Putting in a new fence is an investment in time and labor. However, the cost of patching old fences is also a time-consuming, never-ending job.

Amanda Radke

October 24, 2018

3 Min Read
The cost of fixing vs. building new fence
Amanda Radke

VIEW: New photo gallery capturing a fencing project from start to finish

Fencing is a critical component of ranching. Keeping your cattle in and the neighbor’s bull out are obvious priorities. However, it can be cost prohibitive and time consuming to maintain fence lines like we should.

Many of the fences on our home place are in great need of attention. We probably lose more money each year patching up the current barbed wire fences and stringing electric fences than it would cost to just rip these old fence lines out and start new.

Yet, who’s got the time? And have you priced out the supplies for putting in a new fence? It’s one of those expenses that producers tend to kick the can each year with the hope that higher markets and a greater influx of cash in years to come will allow for the investment.

READ: 12 things I always recommend to ranchers; explained

Tyler and I anticipate putting in a lot of fence in the years to come. Some of the fences on the ranch are the original lines put up decades ago, and frankly, they’ve seen better days. Knowing this monumental project lies ahead for us, we began researching options for ways to economically and efficiently improve our current fencing.

A good test run of one of these options is our current project we have underway on one of the summer pastures we rent. Tyler discovered an opportunity to partner with Pheasants Forever on a cost-sharing program for a new fence. The organization pays for the supplies, and the owner is responsible for the labor expense.

READ: 7 common cattle fencing mistakes

Pheasants Forever’s program is their way to ensuring that wildlife habitat stays intact. After all, if a solid fence is in place for cattle grazing, it’s less likely to be plowed for crop farming. The initiative makes a lot of sense, and it’s one of those cases where environmental and agricultural groups can work together toward a shared goal of preserving the natural landscape — beneficial for both wildlife and livestock.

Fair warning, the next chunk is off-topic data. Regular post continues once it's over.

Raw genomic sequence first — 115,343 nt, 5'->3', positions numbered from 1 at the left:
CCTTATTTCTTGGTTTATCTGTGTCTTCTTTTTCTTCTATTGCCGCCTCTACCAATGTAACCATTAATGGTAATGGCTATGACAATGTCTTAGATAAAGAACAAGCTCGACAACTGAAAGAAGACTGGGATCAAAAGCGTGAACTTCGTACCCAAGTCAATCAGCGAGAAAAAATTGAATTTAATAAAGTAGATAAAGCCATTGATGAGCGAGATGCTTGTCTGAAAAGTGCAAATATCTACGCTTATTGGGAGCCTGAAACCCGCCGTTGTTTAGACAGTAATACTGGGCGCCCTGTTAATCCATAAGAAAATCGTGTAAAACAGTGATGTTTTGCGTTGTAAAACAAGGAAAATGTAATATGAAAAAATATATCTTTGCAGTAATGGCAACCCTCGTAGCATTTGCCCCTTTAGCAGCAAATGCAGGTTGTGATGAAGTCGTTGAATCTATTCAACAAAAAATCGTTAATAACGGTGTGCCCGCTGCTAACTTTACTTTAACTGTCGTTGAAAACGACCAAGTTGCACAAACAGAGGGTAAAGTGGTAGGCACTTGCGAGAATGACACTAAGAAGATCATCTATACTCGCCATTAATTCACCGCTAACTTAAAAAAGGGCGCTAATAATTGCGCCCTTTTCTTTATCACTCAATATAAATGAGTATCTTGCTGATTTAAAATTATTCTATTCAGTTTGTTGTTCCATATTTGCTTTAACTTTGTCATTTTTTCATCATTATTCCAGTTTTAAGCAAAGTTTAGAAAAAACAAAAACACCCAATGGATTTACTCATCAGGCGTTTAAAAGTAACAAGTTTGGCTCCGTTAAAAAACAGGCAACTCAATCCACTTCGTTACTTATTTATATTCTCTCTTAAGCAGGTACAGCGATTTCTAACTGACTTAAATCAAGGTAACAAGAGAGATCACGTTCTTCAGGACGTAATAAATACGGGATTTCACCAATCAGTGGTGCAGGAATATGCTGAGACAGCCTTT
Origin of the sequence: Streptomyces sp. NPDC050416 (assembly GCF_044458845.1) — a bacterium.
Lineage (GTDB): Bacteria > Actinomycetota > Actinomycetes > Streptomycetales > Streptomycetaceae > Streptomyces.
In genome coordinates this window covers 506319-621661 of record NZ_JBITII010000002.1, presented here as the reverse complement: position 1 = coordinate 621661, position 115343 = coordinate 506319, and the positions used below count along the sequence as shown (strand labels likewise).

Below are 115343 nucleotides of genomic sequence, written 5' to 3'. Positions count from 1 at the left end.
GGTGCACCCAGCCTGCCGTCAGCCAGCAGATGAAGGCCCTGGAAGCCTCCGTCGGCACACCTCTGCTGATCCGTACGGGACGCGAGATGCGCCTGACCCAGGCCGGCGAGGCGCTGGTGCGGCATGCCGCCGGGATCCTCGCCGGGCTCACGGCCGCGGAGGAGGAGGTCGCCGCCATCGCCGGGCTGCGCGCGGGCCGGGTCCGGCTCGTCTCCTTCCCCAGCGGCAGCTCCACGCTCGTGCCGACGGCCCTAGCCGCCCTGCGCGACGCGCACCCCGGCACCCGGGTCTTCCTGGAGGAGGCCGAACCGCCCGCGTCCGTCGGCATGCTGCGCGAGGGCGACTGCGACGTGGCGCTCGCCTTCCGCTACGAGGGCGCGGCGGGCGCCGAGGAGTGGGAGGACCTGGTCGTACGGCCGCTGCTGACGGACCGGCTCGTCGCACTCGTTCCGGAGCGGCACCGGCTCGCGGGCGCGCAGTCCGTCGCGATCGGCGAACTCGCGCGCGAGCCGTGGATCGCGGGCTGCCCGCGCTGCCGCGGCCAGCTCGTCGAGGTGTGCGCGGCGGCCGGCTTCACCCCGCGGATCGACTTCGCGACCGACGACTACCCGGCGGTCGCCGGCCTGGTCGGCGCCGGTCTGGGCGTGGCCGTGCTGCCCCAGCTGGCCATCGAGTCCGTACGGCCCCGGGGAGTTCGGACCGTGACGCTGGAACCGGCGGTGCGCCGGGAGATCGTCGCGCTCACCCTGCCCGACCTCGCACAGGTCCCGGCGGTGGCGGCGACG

After some research, we approached our landlord about this program, and thankfully, the owner agreed to take on the expense of hiring the fencing. Fingers crossed our rental rates don’t spike after this project is complete, but we are happy that next spring, we’ll be able to turn pairs out on this piece of ground without having to spend days patching fence or having to constantly check to ensure the cattle don’t stray to the neighbors’ cornfields.

READ: Barb-wire fence? You've got to brace it correctly to make it last

The fencing crew began their work yesterday, and it’s been interesting to watch as they efficiently clear trees and rock piles, pull fence posts, gather the old wire and begin the process of putting in new posts and stringing the wire. When the crew is done, they’ll have put in close to two miles of fencing, which they anticipate will only take a few days.

In contrast, had we attempted to do this ourselves, the costs would have been much less but because we aren’t outfitted with all the equipment needed, nor do we have the seasoned experience of a professional company, our investment in time and labor would have been huge!

So for now, we are happy to watch the process being done, particularly since we aren’t responsible for the upfront cost or hours of labor. However, Tyler and I are definitely taking notes for future fencing projects because this old ranch is going to need some new fences soon.

The opinions of Amanda Radke are not necessarily those of beefmagazine.com or Farm Progress.

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